Referierte Aufsätze Web of Science
Mohammad M. Khabbazan, Marius Stankoweit, Elnaz Roshan, Hauke Schmidt, Hermann Held
In: Earth System Dynamics 12 (2021), 4, S. 1529–1542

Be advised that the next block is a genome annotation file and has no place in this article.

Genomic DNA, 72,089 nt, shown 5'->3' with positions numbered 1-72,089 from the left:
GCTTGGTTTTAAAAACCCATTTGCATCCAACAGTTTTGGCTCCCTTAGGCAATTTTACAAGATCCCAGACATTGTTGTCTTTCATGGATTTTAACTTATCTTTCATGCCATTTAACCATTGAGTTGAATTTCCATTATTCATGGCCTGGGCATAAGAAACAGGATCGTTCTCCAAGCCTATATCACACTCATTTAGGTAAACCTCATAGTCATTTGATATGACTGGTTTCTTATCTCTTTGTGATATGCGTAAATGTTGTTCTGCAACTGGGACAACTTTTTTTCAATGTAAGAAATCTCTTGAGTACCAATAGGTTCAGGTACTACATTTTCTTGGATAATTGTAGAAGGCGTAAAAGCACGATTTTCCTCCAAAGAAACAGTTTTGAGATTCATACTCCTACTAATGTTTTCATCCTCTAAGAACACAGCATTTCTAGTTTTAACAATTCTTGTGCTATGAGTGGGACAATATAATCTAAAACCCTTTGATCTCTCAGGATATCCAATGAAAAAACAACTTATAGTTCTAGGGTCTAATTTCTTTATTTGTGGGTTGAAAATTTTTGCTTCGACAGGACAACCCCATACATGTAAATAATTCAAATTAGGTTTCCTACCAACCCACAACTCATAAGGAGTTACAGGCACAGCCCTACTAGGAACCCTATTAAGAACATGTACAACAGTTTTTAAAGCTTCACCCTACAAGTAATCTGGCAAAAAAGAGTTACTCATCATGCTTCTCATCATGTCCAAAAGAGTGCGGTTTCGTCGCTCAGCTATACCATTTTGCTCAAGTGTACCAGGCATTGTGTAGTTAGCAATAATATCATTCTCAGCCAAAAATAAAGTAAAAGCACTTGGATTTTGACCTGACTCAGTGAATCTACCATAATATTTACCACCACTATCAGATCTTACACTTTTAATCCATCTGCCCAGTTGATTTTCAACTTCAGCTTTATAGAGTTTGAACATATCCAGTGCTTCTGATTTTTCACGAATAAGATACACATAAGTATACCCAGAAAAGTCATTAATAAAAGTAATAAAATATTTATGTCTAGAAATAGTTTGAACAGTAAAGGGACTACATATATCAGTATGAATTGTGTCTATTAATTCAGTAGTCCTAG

So far, scientific analyses have mainly focused on the pros and cons of solar geoengineering or solar radiation management (SRM) as a climate policy option in mere isolation. Here, we put SRM into the context of mitigation by a strictly temperature-target-based approach. As the main innovation, we present a scheme that extends the applicability regime of temperature targets from mitigation-only to SRM-mitigation analyses. We explicitly account for one major category of side effects of SRM while minimizing economic costs for complying with the 2 ∘C temperature target. To do so, we suggest regional precipitation guardrails that are compatible with the 2 ∘C target. Our analysis shows that the value system enshrined in the 2 ∘C target leads to an elimination of most of the SRM from the policy scenario if a transgression of environmental targets is confined to of the standard deviation of natural variability. Correspondingly, about half to nearly two-thirds of mitigation costs could be saved, depending on the relaxation of the precipitation criterion. In addition, assuming a climate sensitivity of 3 ∘C or more, in case of a delayed enough policy, a modest admixture of SRM to the policy portfolio might provide debatable trade-offs compared to a mitigation-only future. Also, in our analysis which abstains from a utilization of negative emissions technologies, for climate sensitivities higher than 4 ∘C, SRM will be an unavoidable policy tool to comply with the temperature targets. The economic numbers we present must be interpreted as upper bounds in the sense that cost-lowering effects by including negative emissions technologies are absent. However, with an additional climate policy option such as carbon dioxide removal present, the role of SRM would be even more limited. Hence, our results, pointing to a limited role of SRM in a situation of immediate implementation of a climate policy, are robust in that regard. This limitation would be enhanced if further side effects of SRM are taken into account in a target-based integrated assessment of SRM.